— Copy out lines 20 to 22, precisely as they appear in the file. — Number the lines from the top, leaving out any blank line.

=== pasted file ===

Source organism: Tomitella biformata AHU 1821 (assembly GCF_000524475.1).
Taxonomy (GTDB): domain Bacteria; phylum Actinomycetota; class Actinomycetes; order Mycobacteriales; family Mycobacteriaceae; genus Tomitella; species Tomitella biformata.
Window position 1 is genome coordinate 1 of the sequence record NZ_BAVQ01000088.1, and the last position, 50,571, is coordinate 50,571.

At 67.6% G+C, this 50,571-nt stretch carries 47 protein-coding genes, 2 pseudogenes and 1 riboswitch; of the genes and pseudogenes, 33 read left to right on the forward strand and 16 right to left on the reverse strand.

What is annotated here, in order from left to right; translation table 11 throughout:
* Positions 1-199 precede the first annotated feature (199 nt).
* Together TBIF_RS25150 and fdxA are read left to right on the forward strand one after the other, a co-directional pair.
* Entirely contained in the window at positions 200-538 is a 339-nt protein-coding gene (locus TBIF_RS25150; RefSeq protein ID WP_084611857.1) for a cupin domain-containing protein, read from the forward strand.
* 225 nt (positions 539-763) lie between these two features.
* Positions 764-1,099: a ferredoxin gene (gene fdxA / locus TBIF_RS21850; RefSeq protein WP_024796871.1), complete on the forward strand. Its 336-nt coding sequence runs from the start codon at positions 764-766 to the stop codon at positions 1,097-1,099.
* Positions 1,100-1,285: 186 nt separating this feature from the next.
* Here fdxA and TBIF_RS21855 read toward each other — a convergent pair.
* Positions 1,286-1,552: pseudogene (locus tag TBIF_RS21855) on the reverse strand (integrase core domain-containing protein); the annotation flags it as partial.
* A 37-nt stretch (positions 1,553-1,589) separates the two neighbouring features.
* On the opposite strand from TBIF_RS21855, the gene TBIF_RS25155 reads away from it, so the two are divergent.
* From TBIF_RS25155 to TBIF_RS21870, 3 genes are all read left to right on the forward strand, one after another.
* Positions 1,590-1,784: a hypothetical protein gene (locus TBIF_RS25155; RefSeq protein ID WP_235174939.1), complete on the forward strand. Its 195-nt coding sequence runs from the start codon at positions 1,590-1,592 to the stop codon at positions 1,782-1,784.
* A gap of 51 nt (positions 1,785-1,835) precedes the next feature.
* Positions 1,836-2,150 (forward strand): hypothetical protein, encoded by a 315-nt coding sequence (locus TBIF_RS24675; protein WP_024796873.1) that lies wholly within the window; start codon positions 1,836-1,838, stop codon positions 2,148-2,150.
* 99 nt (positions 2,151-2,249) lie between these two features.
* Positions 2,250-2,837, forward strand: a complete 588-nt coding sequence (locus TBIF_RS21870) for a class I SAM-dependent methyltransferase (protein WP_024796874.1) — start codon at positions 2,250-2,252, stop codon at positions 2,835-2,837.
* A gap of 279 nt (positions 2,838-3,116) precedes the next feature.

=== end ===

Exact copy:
* 99 nt (positions 2,151-2,249) lie between these two features.
* Positions 2,250-2,837, forward strand: a complete 588-nt coding sequence (locus TBIF_RS21870) for a class I SAM-dependent methyltransferase (protein WP_024796874.1) — start codon at positions 2,250-2,252, stop codon at positions 2,835-2,837.
* A gap of 279 nt (positions 2,838-3,116) precedes the next feature.